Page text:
52. SeeTomlins, Christopher, The State and the Unions: Labor Relations, Law, and the Organized Labor Movement in America, 1880–1960 (Cambridge: Cambridge University Press, 1985), 172; American Federation of Labor, Minutes of the Meeting of the Executive Council 1930–1948 (Microform edition) (Frederick, Maryland: University Pulications of America, 1996) Feb. 8–19, 1937, 42–43; Proceedings of Conference of Representatives of National and International Unions Affiliated with the American Federation of Labor, May 24–25, 1937, 17–20.

53. American Federation of Labor, Minutes of the Meeting of the Executive Council 1930–1948 (Microform edition) (Frederick, Maryland: University Pulications of America, 1996), Feb. 8–9, 1937, 56; Telegram from John P. Frey to H. W. Anderson, GM, Jan. 7, 1937, reprinted in ibid., 43.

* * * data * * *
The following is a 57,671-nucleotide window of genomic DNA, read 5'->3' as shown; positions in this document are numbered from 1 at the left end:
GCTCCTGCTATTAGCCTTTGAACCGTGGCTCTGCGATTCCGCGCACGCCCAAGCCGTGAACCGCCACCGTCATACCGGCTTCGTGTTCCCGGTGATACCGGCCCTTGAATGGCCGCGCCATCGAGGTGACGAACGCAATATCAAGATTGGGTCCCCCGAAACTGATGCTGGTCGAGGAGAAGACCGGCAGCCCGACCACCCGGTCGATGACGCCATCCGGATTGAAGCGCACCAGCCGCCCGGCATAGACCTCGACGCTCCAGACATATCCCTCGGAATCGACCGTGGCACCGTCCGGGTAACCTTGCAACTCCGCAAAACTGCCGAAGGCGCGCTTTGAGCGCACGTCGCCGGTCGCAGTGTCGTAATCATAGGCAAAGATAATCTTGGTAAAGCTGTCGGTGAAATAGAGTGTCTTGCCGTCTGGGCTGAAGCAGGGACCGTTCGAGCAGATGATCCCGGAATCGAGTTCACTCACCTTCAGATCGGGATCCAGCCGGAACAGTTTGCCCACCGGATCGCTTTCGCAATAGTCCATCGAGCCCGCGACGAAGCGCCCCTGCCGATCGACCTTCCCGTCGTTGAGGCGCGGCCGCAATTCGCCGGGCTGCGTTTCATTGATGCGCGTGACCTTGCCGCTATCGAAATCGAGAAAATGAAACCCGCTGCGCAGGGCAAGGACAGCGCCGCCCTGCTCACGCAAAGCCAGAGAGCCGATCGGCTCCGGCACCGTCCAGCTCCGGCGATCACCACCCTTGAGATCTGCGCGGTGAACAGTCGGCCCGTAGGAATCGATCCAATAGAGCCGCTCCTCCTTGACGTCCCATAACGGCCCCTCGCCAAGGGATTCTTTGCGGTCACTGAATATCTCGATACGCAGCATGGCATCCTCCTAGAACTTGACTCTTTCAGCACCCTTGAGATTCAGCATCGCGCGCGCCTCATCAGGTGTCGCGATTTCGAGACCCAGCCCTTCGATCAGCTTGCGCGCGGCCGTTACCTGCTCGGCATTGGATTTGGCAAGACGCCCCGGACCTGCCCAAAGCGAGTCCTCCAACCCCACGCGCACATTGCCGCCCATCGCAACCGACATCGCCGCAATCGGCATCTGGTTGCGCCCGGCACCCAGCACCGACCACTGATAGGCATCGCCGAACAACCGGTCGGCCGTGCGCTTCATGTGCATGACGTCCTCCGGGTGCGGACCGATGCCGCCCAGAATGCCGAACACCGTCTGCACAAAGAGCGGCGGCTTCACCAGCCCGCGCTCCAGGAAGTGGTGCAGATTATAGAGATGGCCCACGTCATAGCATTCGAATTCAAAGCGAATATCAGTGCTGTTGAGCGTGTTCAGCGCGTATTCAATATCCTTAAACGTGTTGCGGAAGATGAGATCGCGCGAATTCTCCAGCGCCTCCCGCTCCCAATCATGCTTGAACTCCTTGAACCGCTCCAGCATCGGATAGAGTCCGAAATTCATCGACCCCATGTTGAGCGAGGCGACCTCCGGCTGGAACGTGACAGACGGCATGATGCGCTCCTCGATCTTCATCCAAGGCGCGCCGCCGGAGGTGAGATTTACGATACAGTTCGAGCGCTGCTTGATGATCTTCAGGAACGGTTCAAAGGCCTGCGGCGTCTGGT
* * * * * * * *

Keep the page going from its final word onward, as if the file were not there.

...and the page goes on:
54. CIO, The Case for Industrial Organization (March 1936), 39; Union News Service (official organ, Congress of Industrial Organizations), Feb. 10, 1936, 1; Brody, Workers in Industrial America, 27.

55. Tomlins, The State and the Unions, 32 (quoting Gompers).

56. Ibid., 33–34; ibid., 57 (quoting Gompers and AFL Executive Council).

57. American Federation of Labor, Minutes of the Meeting of the Executive Council 1930–1948 (Microform edition) (Frederick, Maryland: University Pulications of America, 1996), Aug. 3, 1936, 4, 128, 129.

58. DN, Feb. 3, 1937, 2; DLN, March 5, 1937, 5; NYT, Mar. 29, 1937, 1.